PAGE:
I asked my Mum about the flooding in the UK

So my birth mum lives in Somerset right?

Given the media coverage I thought it was appropriate to see how her and the family were coping…

“No – we’re all OK.  Not daft enough to live on a flood plain!  The poor people that do have all my sympathy.  The local farmers are out of business probably for good – even if the water goes away soon, the land won’t be growing anything for a very long time.  Flooding is the norm on the moors (a lot of them are below sea level.  Bridgwater was a port in mediaeval times) but it is a whole lot worse than it need have been because any maintenance was stopped years ago and the powers that be just went on concreting over the countryside.  All water is sent to the drains (as in King Sedgemoor Drain) and rivers which happily get all silted up and they wonder why we now have problems!  It is much the same with the Thames Valley.  I used to work for the Institute of Hydrology in Wallingford and Thames breaking banks was pretty normal as well but since then again, there has been a whole lot more building on green field sites = water sent to river etc. etc. you get the picture.  Currently it is blowing a gale about every three days – we’ve just started the current storm with another lined up for Friday, ain’t British weather wonderful.  Nobody has mentioned it yet, but this is the first year for a very long time we haven’t had a blocking high pressure over Scandinavia in January/February which had the effect of sending everything far north and giving us snow etc.  Can’t wait for summer and drought – trust me, we’ll have a hose pipe ban again!  Do hope you are well, not too many earthquakes etc.  I must say, I am reminded a lot of Wellington with all this wind. ”

I got educated. Quite a lot of information really. Love having a Mensa member for a mother.

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Mr Ryder and Mr Bracewell

I’ve been mulling the alleged late nights and drinking at inappropriate times of these high-level professional sportspeople over. Hence the delay in this post.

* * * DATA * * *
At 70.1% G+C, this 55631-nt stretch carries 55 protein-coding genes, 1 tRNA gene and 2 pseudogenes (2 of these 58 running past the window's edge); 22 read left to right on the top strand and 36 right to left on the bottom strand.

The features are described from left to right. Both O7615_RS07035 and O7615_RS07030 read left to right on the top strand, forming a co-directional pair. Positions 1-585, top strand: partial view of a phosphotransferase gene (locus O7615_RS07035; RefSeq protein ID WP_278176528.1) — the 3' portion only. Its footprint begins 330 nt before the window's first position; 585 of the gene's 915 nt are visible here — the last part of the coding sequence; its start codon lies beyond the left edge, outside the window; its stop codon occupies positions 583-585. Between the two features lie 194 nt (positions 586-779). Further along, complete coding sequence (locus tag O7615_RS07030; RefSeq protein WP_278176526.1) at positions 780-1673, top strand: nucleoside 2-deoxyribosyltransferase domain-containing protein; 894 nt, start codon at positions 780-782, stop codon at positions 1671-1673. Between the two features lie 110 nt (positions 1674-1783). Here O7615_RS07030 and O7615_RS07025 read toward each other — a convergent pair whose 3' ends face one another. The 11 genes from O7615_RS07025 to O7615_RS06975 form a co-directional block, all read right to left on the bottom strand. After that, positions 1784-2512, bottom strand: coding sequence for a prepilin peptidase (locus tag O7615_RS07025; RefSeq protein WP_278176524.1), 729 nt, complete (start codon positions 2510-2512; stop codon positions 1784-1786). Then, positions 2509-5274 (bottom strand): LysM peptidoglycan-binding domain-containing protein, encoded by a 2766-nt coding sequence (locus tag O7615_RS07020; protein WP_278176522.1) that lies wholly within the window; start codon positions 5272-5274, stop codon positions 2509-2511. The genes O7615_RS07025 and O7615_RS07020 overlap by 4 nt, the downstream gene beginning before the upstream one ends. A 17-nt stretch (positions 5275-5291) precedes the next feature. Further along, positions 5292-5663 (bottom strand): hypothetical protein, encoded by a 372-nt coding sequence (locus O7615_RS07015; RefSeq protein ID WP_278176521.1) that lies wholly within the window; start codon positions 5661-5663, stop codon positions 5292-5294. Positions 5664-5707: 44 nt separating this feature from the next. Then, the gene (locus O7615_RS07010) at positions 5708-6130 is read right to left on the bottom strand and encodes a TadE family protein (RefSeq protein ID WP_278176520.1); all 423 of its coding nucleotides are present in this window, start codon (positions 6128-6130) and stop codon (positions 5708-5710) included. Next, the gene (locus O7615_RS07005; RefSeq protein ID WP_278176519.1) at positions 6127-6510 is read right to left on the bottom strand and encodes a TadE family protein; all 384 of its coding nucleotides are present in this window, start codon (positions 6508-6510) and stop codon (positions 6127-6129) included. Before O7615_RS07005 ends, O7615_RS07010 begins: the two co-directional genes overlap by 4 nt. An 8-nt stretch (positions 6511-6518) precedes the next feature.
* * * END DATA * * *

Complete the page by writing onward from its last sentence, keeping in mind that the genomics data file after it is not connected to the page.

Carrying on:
So there was media outrage over the behavior of these two. Perhaps a little judgey but then again, perhaps not.

My take on it is this.

I don’t get why they’d go out on a school night. I don’t get why they’d get trolleyed. I don’t get it because they’re supposedly professional athletes – tasked, focussed and on a mission. Supposedly.

I feel for the Black Caps. They’ve done something remarkable in achieving a test victory over India. And all the talk is about Ryder and Bracewell.

Both have been given multiple chances. Both are actually surplus to requirements now. We have depth.

Cut them loose NZ Cricket. As an organisation you’re moving forward and this Black Caps unit is gelling well, and performing.

The other players don’t need this distraction.

Flappy Bird huh?

So. I gave in and downloaded Flappy Bird. Which, as you all now know is no longer available for whatever reason.

Anyway, I was motivated to play this infernal game because my 11 year old son (with whom I am highly competitive when it comes to gaming) got 41 points. In about the same time I was on 14 points.

And would you believe it? By the time I got to 41, he was on 74. 74!!! And he sent me a gloating text message to mock me.

I was driven… Success!!

FlappyBird

I called him to get the glory.

He didn’t care. He’s moved on.

Bloody kids.

Open Homes Suck

Well. This was unexpected. I’ve had a pretty major emotional reaction that I am trying to get my head around. I’m grieving and reflecting.

Backstory: My apartment is up for sale. This means I have had to get to to photo-ready cleanliness for the advertising, and then presentation-level cleanliness for the Open Homes. I keep my home tidy for the most part, so it’s not really a huge stretch.

However it’s the first time I have had Open Homes forced upon me. Previous Open Homes in my life have been at my behest and I was a beneficiary of said Open Homes.

Today was the first one. Hopefully, not the first of an endless stream of highly irritating inconveniences, but that depends entirely on the saleability of this place.

One thing that has bothered me is that I have had strangers through my home. Uninvited strangers.

I’ve been here for over 4 1/2 years. In that time my parents have visited twice. My older sister, once. My younger sister, once. People generally don’t visit. This is my sanctuary.  It has become this for a number of reasons.

It is my first ‘me’ place. A place that I made my own. A place that reflects my style and needs (rather than having to say ‘yes dear, you can do that style of decorating in that room’).  This is a place that I have created to be safe and fun for my kids (when they come to stay). In this place I have healed, I have grown. In this place I have rediscovered ‘me’.

People tell me that change leads to a better place. This is of course quite possible. However I suspect that change that I am not managing or in control of leads to upheaval and disruption.

All this may be unnecessary and preemptive but one can’t control when grief hits. This place is way more than walls and a roof.

There is a good chance that it’s purchased by an investor who likes the idea of me being here, in which case life goes on.

Nonetheless, I have not been happy today.